Hundreds of protesters clashed with police Saturday in Ethiopia’s capital Addis Ababa after campaigners called for nationwide protests due to what they say is an unfair distribution of wealth in the country.
Violence broke out as police tried to stop several hundred chanting protesters from accessing the historic Meskel square.
— 125 (@Mpengwe) 6 de agosto de 2016
The demonstrations started as a small-scale student protest over the government’s plan to expand Addis Ababa into adjacent farm lands of Oromiya, Ethiopia’s largest constitutionally
Now they have evolved into a series of large and bloody demonstrations against the government, leaving hundreds dead and thousands jailed.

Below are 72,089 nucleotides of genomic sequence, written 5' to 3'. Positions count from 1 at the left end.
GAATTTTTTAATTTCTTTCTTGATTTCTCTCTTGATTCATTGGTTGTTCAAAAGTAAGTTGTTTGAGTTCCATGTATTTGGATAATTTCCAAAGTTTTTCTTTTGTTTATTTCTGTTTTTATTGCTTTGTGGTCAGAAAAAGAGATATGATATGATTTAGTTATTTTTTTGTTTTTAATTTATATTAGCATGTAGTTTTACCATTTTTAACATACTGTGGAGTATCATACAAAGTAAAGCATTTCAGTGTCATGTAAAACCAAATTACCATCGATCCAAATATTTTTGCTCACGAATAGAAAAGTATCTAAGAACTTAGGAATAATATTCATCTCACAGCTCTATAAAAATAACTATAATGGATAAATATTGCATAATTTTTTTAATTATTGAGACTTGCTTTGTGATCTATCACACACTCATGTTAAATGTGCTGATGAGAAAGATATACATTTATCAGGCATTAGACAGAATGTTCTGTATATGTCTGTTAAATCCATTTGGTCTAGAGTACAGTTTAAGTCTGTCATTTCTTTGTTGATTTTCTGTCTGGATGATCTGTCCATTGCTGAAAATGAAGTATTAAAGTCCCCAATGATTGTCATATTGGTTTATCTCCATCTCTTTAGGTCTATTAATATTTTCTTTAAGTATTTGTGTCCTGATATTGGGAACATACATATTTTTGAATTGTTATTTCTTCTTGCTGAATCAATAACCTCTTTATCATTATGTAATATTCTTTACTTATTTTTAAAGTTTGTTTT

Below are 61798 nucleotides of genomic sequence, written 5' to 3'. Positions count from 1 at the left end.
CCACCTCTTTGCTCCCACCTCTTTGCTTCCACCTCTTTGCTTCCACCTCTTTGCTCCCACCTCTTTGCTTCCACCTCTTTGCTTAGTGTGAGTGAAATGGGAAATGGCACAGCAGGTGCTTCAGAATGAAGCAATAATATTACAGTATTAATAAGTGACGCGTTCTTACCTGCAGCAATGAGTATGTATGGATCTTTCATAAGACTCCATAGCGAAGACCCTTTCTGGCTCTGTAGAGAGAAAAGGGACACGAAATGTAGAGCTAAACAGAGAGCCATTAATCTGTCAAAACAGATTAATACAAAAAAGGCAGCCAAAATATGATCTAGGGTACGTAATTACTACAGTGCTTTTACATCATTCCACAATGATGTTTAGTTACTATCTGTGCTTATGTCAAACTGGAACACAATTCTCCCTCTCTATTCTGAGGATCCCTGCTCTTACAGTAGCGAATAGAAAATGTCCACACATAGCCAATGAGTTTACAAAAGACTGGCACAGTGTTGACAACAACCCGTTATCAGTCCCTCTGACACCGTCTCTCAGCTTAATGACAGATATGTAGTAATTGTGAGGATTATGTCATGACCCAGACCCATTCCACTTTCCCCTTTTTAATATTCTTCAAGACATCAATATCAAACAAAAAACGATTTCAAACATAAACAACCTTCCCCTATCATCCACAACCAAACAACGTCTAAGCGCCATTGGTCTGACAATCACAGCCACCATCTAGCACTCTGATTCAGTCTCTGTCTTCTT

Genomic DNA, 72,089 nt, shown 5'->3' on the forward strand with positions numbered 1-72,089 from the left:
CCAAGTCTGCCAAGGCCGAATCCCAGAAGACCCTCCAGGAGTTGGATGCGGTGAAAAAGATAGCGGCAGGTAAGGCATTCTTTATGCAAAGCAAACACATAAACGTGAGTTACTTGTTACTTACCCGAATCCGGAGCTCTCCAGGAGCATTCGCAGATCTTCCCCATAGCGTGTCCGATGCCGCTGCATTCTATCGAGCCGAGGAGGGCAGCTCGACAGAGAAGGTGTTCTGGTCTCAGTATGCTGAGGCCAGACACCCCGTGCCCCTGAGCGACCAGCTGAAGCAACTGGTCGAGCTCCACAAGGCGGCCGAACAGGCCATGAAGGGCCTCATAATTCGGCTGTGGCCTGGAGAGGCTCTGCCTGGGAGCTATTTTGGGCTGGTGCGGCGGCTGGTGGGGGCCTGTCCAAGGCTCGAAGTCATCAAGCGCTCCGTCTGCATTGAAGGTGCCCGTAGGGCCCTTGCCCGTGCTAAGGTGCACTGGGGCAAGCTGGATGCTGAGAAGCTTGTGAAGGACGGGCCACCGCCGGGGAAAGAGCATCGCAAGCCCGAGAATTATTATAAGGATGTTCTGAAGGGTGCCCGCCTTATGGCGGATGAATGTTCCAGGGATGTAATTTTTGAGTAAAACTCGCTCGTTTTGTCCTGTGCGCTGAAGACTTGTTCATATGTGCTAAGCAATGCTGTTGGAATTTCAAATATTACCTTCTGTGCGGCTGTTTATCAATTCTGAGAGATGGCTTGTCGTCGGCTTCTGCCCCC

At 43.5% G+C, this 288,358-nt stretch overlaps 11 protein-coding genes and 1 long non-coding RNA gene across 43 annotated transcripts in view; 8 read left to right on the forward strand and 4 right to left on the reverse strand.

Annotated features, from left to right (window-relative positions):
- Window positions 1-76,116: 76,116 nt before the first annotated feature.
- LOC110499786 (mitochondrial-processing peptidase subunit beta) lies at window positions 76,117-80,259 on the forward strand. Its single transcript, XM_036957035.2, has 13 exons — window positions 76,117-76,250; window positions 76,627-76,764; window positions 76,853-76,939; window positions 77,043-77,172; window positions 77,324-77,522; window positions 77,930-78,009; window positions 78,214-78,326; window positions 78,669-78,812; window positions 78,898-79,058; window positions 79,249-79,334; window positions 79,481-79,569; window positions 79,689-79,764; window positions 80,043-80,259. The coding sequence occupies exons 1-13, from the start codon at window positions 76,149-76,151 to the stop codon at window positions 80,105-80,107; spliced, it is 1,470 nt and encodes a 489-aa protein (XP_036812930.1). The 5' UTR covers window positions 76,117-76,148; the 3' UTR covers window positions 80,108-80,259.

On Friday, two people were killed in similar clashes with police in Ethiopia’s ancient city of Gonder. The violence broke out when police brought one of the leaders of the land campaign movement to court.
Chief administrator of the Amhara region, Gedu Andargachew, has declared the protests illegal and said security services will take measures against those who take part.
In a country known for cracking down on dissent, the public protests are rare.
But tensions over the status of Wolkayt — a stretch of land that protestors from the region of Amhara say were illegal incorporated in the neighbouring Tigray region — have been embroiling for at least the past 25 years.
The issue first resulted in violence two weeks ago when throngs of people in Gonder protested against an attempt to arrest Wolkayt campaigners.